Impostor

| January 8, 2002

I walked into Impostor fully expecting it to suck. Rather close-minded thinking from a reviewer, you might say, but all things considered, I think a bit of trepidation on my part was more than justified. Admittedly, all was not doom and gloom. Impostor sprang from a sound source, so to speak. It was based on a short story by Philip K. Dick, author of “Do Androids Dream of Electric Sheep?” and “We Can Remember it For You Wholesale” (the inspirations for Blade Runner and Total Recall, respectively). Unfortunately, that seemed to be the film’s only point of favor in the midst of many sizable obstacles.
Impostor has had more coming out dates than a debutant with Alzheimer’s. Originally slated for a release date in mid-August of 2000, it was bumped to early October of that same year–then to Spring of 2001…then to early Fall of 2001…then it was tossed way over to Spring of 2002 before calmer heads prevailed and reeled it back to a final release date of Christmas, 2001. Oops, just kidding–it was shoved around one more time, finally hitting theaters on January 4th. With each change of release date, the dread grew.
Additionally, Impostor was never meant to hit the big screen as a full-length movie. It was originally intended to serve as one-third of The Light Years Trilogy, a tercet of short films, each with its own director and cast. Impostor clocked in at half an hour, before Miramax requested that it be beefed up to feature length. Score one for the original incarnation of Impostor for being so impressive, but there’s something very unnerving about walking into a 96-minute movie when you know for a fact that the same story was told just as (if not more) effectively in 30 minutes.
Another reason for fearing Impostor was the fact that Gary Sinise was starring in it. Don’t get me wrong — the guy has done some great work, and I have the utmost respect for anybody who remains true to the stage when they’ve started pulling down the more financially lucrative big-screen gigs. That notwithstanding, though, the last three movies in which I saw him were Snake Eyes, Reindeer Games and Mission to Mars. It takes numerous viewings of Forrest Gump, Of Mice and Men and George Wallace to expunge the memory of that trifecta o’ stinkers. My fear of Impostor was born of just not knowing how the karmic Gary dice would fall.
So, for those of you keeping score at home, Impostor is a feature-length film that was pumped up from a 30-minute source, given half a dozen inaccurate release dates, and stars a wildly talented man who has been known to sign on to stinkers. At this point, as an audience member, you’re just rooting for it to beat the spread.
And it does.
The year is 2079. Earth has been involved in a decades-long conflict with the Centauri, a genetically-advanced race who have set their sights on our planet and who’ve been wiping the Milky Way with us left, right, and center. Sinise plays Spenser Olham, a brilliant scientist whose latest weapons innovation might be just what the doctor ordered to tip the scales in Earth’s favor. Unfortunately for Sinise, he’s suspected of having been replaced with a bomb-toting biological android, set to flash fry everything in sight once in the company of Earth’s Chancellor. He’s taken into custody by Major Hathaway (Vincent D’Onofrio), given no chance of defending or proving his humanity, and slated for messy heart removal (that is, after all, where the enemy androids hide their bombs).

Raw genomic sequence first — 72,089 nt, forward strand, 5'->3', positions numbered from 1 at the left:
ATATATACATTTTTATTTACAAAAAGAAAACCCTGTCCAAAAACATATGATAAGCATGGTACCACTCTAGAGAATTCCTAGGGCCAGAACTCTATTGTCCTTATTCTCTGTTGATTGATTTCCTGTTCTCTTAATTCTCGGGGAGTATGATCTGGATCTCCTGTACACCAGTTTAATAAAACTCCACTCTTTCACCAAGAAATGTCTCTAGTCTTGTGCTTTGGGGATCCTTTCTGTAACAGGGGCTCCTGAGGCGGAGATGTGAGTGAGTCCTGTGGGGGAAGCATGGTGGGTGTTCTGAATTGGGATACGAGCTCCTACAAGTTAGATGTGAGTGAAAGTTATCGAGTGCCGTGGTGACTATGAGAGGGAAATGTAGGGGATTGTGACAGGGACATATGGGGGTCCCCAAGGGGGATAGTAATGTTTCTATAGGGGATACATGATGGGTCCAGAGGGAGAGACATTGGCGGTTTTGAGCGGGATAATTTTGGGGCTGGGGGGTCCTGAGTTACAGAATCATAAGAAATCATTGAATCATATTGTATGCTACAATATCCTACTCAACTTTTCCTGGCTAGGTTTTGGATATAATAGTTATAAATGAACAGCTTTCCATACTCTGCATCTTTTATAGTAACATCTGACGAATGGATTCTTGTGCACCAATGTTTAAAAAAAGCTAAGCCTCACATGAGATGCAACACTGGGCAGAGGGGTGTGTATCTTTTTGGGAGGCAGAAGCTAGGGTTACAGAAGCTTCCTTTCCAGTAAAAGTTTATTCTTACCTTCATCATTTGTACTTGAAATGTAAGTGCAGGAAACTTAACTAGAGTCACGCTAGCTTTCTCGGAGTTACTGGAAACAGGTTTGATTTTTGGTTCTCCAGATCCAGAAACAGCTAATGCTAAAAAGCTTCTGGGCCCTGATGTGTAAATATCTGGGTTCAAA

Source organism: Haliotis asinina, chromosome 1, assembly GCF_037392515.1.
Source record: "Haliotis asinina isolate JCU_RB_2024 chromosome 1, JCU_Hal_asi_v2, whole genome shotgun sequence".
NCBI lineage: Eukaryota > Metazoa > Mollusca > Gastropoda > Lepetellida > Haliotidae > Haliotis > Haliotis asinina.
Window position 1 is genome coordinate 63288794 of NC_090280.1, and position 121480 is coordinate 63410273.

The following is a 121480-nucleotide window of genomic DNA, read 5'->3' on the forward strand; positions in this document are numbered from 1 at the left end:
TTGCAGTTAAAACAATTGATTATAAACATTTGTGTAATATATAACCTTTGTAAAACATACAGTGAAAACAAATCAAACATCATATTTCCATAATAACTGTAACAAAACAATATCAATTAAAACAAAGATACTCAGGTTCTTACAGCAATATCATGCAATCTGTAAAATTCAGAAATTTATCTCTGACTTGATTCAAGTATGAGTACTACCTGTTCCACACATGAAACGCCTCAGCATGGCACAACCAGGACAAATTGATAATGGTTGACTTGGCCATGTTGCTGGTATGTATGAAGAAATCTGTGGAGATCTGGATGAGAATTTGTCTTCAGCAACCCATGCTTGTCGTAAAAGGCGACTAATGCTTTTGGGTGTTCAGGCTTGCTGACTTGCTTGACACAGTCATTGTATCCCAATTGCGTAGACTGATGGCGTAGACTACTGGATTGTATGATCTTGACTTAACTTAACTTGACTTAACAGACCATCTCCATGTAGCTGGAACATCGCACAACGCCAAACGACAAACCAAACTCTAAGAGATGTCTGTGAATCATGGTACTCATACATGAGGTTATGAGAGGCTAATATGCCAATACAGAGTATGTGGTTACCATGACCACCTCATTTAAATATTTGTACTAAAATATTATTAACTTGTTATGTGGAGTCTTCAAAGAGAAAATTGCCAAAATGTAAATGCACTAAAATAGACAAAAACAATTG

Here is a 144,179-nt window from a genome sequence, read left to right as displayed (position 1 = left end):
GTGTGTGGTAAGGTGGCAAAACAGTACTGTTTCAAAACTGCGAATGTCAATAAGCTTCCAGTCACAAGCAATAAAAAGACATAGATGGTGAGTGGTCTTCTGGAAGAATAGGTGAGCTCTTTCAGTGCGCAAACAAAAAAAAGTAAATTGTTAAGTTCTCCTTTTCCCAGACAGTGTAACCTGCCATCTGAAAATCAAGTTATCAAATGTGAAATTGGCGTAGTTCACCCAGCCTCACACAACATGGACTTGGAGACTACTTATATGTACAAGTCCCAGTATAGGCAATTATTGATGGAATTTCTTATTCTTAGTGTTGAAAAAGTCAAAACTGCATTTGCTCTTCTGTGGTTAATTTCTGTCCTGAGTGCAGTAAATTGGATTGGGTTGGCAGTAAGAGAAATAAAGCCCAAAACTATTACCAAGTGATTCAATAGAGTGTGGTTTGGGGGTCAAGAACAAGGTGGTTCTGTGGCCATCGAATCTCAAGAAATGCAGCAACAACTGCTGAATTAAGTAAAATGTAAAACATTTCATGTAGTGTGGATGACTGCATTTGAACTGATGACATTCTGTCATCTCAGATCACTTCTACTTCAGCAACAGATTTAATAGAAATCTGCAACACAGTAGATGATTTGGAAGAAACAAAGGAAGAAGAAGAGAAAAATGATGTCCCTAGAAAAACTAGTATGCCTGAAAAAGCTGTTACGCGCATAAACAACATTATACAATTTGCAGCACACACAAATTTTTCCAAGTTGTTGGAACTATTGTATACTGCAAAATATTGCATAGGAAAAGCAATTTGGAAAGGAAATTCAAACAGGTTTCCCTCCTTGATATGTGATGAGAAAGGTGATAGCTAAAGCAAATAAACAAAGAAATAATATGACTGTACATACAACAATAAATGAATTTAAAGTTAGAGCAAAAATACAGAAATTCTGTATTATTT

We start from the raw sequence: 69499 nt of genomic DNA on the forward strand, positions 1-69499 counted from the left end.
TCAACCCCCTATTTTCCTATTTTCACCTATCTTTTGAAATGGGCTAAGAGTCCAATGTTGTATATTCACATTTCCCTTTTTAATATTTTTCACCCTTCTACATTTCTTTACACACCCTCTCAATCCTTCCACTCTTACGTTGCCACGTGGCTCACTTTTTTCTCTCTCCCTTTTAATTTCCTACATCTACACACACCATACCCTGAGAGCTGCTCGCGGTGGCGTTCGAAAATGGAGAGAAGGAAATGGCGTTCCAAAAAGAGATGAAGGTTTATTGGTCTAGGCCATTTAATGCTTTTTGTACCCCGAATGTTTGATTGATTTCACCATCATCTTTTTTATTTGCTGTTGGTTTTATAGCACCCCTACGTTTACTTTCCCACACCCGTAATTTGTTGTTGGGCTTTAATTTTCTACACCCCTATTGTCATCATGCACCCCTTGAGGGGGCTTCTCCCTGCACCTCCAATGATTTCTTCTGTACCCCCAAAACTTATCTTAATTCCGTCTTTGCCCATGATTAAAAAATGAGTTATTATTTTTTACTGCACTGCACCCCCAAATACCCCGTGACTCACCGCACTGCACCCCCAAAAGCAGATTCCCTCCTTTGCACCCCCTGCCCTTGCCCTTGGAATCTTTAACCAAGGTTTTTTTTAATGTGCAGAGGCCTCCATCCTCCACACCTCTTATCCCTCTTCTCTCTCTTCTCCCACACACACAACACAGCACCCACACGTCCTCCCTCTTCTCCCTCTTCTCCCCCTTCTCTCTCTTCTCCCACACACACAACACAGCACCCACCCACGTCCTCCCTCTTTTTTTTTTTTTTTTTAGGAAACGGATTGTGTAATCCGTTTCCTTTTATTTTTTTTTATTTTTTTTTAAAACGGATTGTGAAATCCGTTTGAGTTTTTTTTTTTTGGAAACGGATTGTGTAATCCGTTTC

Sinise escapes Hathaway’s clutches and the chase begins. There’s a medical test that can offer the conclusive proof as to Sinise’s humanity (or lack thereof), but it must be done in the hospital at which his wife, Maya Olham (Madeleine Stowe), is employed — thus rendering it The Most Defended Place on the Map. She, of course, Isn’t Sure What To Think, as is so often the case when the good guy gets marginalized by the unthinking authorities.
Sinise gets the hell outta Dodge and escapes the city’s defensive electromagnetic barrier to lay low and see how the other half lives. He pairs up with Cale (Mekhi Phifer) the inevitable street-smart stereotype-shattering character who teaches lily-white Sinise (who may or may not be a murderous robot, remember) about the danger in rendering unfounded opinions. This character, and whole chase portion of the movie during which they work together, feels suspiciously like it was part of the add-on when Impostor was being beefed up to feature film length. Qué será será, folks.
Near the end of the film, there are a couple jumps in the logic of the world established in the script which I was unable to untangle with my friend in our post-movie chat. Not having read the original story from which Impostor came, though, I can’t say whether the ambiguity was present in the source material or if it was shuffled in there by the filmmakers.
I’m still not quite sure why I didn’t hate Impostor. Perhaps it was a case of walking in expecting absolutely nothing of merit, and being impressed by modest returns that wouldn’t have registered on a viewer’s radar had they been put forth by a wildly hyped film (i.e. Pearl Harbor). Maybe reviewers fell into a feeding frenzy of sorts, spurned to madness by the antipathy felt by the first of their ranks to post or publish their reviews, and didn’t give it the credit it deserved. Or maybe this film really was as horrible as it was made out to be, and I’m suffering from the same sort of mental aberration that allowed me to enjoy Ravenous so thoroughly.
See this one for the price of a matinee ticket, if you can arrange it, just in case I’m off-base.

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